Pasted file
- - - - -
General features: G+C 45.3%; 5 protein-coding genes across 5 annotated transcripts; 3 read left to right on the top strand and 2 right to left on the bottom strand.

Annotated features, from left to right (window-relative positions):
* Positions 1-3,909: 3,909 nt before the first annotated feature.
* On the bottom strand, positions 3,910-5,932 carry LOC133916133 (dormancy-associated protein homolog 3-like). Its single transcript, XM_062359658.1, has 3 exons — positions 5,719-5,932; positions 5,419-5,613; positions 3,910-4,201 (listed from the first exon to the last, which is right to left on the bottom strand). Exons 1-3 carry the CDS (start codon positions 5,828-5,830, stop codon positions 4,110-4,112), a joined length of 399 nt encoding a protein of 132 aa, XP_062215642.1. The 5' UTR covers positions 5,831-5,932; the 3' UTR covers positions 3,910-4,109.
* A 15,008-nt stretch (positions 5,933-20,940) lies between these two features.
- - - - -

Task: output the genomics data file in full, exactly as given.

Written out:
General features: G+C 45.3%; 5 protein-coding genes across 5 annotated transcripts; 3 read left to right on the top strand and 2 right to left on the bottom strand.

Annotated features, from left to right (window-relative positions):
* Positions 1-3,909: 3,909 nt before the first annotated feature.
* On the bottom strand, positions 3,910-5,932 carry LOC133916133 (dormancy-associated protein homolog 3-like). Its single transcript, XM_062359658.1, has 3 exons — positions 5,719-5,932; positions 5,419-5,613; positions 3,910-4,201 (listed from the first exon to the last, which is right to left on the bottom strand). Exons 1-3 carry the CDS (start codon positions 5,828-5,830, stop codon positions 4,110-4,112), a joined length of 399 nt encoding a protein of 132 aa, XP_062215642.1. The 5' UTR covers positions 5,831-5,932; the 3' UTR covers positions 3,910-4,109.
* A 15,008-nt stretch (positions 5,933-20,940) lies between these two features.